Consciousness is often said to disappear in deep, dreamless sleep. We argue that this assumption is oversimplified. Unless dreamless sleep is defined as unconscious from the outset there are good empirical and theoretical reasons for saying that a range of different types of sleep experience, some of which are distinct from dreaming, can occur in all stages of sleep. We introduce a novel taxonomy for describing different kinds of dreamless sleep experiences and suggest research methods for their investigation. Future studies should focus on three areas: memory consolidation, sleep disorders, and sleep state (mis)perception. Our proposal suggests new directions for sleep and dream science, as well as for the neuroscience of consciousness, and can also inform the diagnosis and treatment of sleep disorders.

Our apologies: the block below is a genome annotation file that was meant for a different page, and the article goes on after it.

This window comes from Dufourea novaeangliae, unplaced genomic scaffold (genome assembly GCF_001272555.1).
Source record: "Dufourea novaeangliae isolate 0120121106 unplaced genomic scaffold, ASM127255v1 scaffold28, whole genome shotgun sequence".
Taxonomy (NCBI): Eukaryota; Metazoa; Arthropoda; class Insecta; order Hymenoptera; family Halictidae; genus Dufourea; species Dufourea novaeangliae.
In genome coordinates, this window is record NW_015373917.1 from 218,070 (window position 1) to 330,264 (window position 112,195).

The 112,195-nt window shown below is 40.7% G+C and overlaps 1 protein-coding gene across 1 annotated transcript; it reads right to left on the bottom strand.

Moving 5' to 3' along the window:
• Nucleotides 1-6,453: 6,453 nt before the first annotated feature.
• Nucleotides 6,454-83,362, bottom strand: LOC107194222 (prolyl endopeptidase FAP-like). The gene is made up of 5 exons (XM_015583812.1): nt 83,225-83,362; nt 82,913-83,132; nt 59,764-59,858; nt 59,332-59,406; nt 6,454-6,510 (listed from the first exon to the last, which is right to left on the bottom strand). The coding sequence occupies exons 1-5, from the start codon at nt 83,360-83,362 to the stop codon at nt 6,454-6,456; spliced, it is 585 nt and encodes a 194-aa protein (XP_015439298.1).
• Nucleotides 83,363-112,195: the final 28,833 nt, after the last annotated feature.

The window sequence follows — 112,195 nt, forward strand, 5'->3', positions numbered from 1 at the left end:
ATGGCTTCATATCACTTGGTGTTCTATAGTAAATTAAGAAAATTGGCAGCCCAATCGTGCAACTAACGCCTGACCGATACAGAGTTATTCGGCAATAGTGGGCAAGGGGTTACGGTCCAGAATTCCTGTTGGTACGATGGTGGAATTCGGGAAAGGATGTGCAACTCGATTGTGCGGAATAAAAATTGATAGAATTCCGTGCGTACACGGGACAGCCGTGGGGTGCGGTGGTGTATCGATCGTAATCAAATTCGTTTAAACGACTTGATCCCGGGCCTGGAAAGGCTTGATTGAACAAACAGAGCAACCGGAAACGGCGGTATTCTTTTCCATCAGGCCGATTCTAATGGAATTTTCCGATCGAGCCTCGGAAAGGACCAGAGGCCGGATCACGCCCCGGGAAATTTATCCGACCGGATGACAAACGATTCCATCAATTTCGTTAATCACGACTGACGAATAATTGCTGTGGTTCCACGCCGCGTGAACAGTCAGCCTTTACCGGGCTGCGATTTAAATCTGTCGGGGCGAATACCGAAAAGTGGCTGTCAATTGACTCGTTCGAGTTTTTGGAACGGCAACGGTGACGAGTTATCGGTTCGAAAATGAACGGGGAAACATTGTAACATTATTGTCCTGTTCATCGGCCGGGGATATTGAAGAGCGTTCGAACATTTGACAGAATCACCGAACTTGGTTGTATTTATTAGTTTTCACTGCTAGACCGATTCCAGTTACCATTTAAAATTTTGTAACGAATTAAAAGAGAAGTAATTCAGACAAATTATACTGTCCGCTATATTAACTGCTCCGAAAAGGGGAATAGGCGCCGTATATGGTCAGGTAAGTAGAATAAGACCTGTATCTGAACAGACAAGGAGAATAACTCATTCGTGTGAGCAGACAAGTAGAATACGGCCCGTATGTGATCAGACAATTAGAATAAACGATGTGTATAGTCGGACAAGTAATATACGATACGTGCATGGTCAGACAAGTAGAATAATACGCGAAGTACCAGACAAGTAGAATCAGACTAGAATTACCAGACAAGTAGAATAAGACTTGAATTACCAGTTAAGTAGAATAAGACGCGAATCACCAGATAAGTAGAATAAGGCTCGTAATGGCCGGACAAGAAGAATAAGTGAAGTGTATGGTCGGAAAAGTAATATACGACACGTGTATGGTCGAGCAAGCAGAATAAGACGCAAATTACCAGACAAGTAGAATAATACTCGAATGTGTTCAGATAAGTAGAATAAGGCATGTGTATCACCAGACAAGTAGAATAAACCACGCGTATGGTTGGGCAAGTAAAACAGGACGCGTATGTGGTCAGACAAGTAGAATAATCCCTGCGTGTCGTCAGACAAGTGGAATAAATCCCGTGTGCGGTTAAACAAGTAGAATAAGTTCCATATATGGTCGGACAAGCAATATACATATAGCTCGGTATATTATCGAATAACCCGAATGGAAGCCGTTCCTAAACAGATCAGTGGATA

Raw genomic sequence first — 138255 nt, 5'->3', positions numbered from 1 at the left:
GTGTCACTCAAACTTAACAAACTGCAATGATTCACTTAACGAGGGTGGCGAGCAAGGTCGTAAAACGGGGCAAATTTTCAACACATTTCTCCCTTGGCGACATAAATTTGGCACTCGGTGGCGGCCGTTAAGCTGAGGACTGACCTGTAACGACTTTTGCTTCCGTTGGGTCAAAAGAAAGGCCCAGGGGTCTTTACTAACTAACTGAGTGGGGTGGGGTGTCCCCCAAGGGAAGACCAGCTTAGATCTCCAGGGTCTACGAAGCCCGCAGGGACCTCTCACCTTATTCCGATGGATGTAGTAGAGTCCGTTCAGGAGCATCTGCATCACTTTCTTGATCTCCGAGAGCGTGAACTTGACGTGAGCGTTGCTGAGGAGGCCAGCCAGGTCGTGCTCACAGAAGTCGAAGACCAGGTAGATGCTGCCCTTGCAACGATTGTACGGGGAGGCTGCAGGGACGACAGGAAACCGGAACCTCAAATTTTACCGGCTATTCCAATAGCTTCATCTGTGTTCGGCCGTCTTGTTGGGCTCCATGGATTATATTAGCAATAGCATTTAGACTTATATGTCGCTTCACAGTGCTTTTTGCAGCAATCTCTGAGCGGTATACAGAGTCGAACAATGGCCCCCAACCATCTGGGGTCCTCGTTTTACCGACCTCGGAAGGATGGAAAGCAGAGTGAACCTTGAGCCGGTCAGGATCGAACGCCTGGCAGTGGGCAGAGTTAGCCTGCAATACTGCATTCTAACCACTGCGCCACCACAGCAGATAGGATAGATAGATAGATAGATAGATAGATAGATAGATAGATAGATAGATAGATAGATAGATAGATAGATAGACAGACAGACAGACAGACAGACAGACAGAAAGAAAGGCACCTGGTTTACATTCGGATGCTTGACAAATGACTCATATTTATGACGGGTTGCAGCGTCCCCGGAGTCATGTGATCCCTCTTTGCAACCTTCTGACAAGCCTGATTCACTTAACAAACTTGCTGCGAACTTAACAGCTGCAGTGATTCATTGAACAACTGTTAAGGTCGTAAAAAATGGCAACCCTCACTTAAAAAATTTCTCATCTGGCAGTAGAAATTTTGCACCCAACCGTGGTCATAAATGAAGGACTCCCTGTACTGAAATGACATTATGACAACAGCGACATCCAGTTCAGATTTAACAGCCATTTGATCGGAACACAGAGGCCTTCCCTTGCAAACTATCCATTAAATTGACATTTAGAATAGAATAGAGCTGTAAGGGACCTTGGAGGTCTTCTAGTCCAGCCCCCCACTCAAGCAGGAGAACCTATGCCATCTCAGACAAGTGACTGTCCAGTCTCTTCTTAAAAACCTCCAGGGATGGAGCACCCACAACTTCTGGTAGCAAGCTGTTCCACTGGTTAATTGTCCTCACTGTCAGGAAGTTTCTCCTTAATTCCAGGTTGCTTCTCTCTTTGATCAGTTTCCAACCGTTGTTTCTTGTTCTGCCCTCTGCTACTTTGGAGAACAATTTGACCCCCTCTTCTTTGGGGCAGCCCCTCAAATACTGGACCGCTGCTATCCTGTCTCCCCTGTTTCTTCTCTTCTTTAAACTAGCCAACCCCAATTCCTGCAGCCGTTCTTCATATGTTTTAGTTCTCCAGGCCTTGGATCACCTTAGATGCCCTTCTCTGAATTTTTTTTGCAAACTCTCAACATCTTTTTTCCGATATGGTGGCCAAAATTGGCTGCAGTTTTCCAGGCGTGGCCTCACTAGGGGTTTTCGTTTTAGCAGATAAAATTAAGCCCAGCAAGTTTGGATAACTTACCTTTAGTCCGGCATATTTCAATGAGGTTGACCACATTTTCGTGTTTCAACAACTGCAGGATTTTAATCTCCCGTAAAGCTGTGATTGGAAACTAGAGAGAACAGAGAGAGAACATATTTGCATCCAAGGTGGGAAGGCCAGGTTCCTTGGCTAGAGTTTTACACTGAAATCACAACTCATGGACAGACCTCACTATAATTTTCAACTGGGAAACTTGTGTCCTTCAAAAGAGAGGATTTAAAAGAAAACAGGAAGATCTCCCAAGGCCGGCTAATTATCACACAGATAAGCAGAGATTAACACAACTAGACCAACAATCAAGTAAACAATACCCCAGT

Keywords: consciousness; dreaming; memory; sleep; sleep disorders; slow-wave sleep.
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